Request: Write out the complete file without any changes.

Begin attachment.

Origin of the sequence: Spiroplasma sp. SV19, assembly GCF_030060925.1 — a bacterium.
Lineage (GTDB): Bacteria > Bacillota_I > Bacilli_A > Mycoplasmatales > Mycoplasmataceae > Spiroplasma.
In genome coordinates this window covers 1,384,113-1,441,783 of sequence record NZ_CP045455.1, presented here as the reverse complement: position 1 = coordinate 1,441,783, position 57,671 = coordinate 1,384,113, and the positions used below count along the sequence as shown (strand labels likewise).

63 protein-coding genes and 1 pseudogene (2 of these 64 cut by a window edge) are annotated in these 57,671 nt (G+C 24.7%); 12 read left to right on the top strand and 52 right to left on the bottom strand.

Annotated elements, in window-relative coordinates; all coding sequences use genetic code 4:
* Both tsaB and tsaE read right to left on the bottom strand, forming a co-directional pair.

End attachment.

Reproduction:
Origin of the sequence: Spiroplasma sp. SV19, assembly GCF_030060925.1 — a bacterium.
Lineage (GTDB): Bacteria > Bacillota_I > Bacilli_A > Mycoplasmatales > Mycoplasmataceae > Spiroplasma.
In genome coordinates this window covers 1,384,113-1,441,783 of sequence record NZ_CP045455.1, presented here as the reverse complement: position 1 = coordinate 1,441,783, position 57,671 = coordinate 1,384,113, and the positions used below count along the sequence as shown (strand labels likewise).

63 protein-coding genes and 1 pseudogene (2 of these 64 cut by a window edge) are annotated in these 57,671 nt (G+C 24.7%); 12 read left to right on the top strand and 52 right to left on the bottom strand.

Annotated elements, in window-relative coordinates; all coding sequences use genetic code 4:
* Both tsaB and tsaE read right to left on the bottom strand, forming a co-directional pair.